His for a price(4)By: Caitlin Crews
He’d have known the moment she descended the stairs in the great hall outside the library. He always knew. She’d often thought he was half cat. She didn’t like to speculate about the other half, but she was fairly certain it, too, had fangs.
“I hope you’re not gloating, Nicodemus,” she said briskly, because she thought simply waiting for him to turn around and fix those unholy dark eyes of his on her might make her dizzy—and she felt vulnerable enough as it was. She thought she could smell the smug male satisfaction heavy in the air, choking the oxygen from the room as surely as if one of the fireplaces had backed up. It put her teeth on edge. “It’s so unattractive.”
“At this point the hole you have dug for yourself rivals a swimming pool or two,” Nicodemus replied, in that voice of his that reverberated in her the way it always had, low and dangerous with that hint of his Greek childhood still clinging to his words and wrapping tight around the center of her. “But by all means, Mattie. Keep digging.”
“Here I am,” she said brightly. “Sacrificial lamb to the slaughter, as ordered. What a happy day this must be for you.”
Nicodemus turned then. Slowly, so slowly, like that might take the edge off the swift, hard punch of seeing him full on. It didn’t, of course. Nothing ever did. Mattie ordered herself to breathe—and not to keel over. He was as absurdly gorgeous as ever, damn him. No disfiguring accidents had turned him into a troll since she’d seen him at her father’s funeral.
He was as smoothly muscled as he’d been when he was in his twenties and honed to steel-like perfection by the construction work he’d somehow catapulted into a multi-million-dollar corporation by the time he was twenty-six. The fine, hard lines of his face were nearly elegant while his corded strength was as apparent in the line of his pugilistic jaw as in that impossibly chiseled chest of his that he’d concealed very poorly today behind a tight, black, obviously wildly expensive T-shirt that made no concession whatsoever to the weather. He was too elemental. He’d always made the hair at the back of her neck stand on end, her nipples pull painfully taut and her stomach draw tight, and today was no different.
Today was worse. And on top of that, Nicodemus was smiling.
I am lost already, she thought.
Nicodemus was a sheer, high, dizzying cliff and she’d spent ten years fighting hard to keep from toppling off. Because she still had no idea what might become of her if she fell.
“You really are gloating,” she said, folding her arms over her chest and frowning at him. It was more of a smirk than a smile, she thought as she eyed him warily, and that too-bright gleam of a warmth like honey in his dark coffee gaze. “I don’t know why that surprises me, coming from you.”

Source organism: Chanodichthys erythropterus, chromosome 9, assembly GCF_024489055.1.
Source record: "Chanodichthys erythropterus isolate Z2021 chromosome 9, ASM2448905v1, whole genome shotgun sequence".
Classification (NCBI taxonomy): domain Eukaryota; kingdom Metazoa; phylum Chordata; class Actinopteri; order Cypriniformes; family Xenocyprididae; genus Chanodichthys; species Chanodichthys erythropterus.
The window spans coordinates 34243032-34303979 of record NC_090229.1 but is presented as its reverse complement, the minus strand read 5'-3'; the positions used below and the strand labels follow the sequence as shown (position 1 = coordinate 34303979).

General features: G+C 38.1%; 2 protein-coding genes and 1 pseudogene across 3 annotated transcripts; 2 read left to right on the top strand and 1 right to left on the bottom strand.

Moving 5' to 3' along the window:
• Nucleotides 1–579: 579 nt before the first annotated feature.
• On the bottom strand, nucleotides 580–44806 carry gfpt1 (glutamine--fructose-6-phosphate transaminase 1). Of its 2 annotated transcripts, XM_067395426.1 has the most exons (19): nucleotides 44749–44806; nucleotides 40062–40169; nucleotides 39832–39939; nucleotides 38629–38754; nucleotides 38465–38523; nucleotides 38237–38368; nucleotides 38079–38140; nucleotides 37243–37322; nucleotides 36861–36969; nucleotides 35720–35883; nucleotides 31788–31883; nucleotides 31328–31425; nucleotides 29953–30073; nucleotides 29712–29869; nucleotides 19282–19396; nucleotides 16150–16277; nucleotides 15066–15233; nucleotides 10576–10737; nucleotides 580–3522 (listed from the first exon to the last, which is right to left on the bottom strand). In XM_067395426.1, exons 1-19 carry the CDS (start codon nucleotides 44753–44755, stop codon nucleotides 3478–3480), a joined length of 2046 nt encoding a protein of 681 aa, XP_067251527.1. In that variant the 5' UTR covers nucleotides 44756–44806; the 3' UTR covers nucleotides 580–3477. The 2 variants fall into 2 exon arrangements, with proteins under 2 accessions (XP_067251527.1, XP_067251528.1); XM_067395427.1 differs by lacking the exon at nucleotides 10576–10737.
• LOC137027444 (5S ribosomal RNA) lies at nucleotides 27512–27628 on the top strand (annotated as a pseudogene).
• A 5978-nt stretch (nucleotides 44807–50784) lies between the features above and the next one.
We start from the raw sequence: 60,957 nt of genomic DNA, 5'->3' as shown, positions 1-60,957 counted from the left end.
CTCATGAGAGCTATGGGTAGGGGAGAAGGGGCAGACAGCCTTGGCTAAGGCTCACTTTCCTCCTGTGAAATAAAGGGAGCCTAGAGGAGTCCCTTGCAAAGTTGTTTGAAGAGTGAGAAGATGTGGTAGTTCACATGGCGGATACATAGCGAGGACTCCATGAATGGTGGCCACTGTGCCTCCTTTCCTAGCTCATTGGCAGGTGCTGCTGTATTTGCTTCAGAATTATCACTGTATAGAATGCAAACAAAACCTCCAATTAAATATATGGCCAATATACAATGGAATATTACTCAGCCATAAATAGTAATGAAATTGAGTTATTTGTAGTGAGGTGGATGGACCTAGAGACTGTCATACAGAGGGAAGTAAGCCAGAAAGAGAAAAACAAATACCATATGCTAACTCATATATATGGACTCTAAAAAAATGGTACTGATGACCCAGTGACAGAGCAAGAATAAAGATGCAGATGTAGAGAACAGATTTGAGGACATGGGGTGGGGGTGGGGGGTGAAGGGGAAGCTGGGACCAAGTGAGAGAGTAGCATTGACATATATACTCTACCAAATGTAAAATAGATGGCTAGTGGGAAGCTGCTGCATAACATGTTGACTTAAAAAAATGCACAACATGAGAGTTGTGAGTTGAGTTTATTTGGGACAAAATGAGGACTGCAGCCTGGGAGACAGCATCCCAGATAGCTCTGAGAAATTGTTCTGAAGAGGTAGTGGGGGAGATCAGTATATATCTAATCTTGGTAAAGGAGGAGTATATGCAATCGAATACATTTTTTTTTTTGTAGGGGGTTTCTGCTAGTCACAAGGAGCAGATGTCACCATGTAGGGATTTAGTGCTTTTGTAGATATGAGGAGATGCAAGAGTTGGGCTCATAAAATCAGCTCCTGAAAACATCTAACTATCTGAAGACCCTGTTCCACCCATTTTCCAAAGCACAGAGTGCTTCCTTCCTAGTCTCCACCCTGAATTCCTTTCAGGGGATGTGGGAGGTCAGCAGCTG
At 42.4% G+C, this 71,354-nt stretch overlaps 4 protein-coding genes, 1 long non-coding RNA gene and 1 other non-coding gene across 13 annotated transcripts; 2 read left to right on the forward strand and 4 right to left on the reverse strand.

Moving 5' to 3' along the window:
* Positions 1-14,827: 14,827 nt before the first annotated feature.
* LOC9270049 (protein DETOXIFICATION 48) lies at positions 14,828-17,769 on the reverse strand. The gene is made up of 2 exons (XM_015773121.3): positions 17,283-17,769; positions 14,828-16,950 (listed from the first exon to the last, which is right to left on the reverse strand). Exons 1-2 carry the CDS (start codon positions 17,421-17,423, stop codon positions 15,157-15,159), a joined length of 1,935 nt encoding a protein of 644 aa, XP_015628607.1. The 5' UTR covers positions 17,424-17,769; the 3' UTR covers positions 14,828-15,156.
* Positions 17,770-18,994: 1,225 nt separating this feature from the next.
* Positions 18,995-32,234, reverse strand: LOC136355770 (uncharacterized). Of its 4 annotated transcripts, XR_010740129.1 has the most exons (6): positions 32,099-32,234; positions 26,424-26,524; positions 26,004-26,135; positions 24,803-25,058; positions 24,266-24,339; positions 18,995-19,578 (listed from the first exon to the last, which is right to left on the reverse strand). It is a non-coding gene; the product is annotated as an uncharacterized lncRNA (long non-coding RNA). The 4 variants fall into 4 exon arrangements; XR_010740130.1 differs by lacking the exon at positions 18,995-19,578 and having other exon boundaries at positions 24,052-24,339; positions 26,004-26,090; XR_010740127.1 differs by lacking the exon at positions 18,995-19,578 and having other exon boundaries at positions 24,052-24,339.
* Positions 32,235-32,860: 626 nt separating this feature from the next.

“I’m not sure that gloating is the word I’d choose.”
He was lethal, pure and simple, and his dark gaze was too intent. It took everything she had to keep from turning and bolting for the door. This day was always coming, she told herself harshly. Accept it, because you can’t escape it.
Though she’d tried. God, but she’d tried.
“The first time I asked you to marry me you were how old?” he asked, his voice almost warm, as if he was sharing a fond reminiscence instead of their long, tortured history. “Twenty?”
“I was eighteen,” Mattie said crisply. She didn’t move as he roamed toward her. But she wanted to. She wanted to bolt for her childhood bedroom on the second floor and lock herself inside. She made herself lock her gaze to his, instead. “It was my debutante ball and you were ruining it.”
Nicodemus’s mocking little smile deepened, and Mattie fought not to flush with the helpless reaction he’d always caused in her. But she could still remember that single waltz her father had insisted she dance with him that night. Pressed up against his big body, much too close to his fierce, demanding gaze, and that mouth of his that had made her nothing but...nervous. And needy.
It still did. Damn him.
“Marry me,” he’d said instead of a greeting, almost as if he’d meant to let out some kind of curse, instead.
“I’m sorry,” she’d said, holding Nicodemus’s dark, dark eyes as if they hadn’t bitten deep into her, making her chest feel tight. She’d been a brash girl when she’d wanted to be, back then, forever attempting to get her father’s attention, but her voice had been small. He had terrified her. Or maybe that wasn’t terror, that overwhelming thing that had swamped her, fierce and instantaneous, but she hadn’t known what else to call it. “I don’t want to marry you. Or anyone.”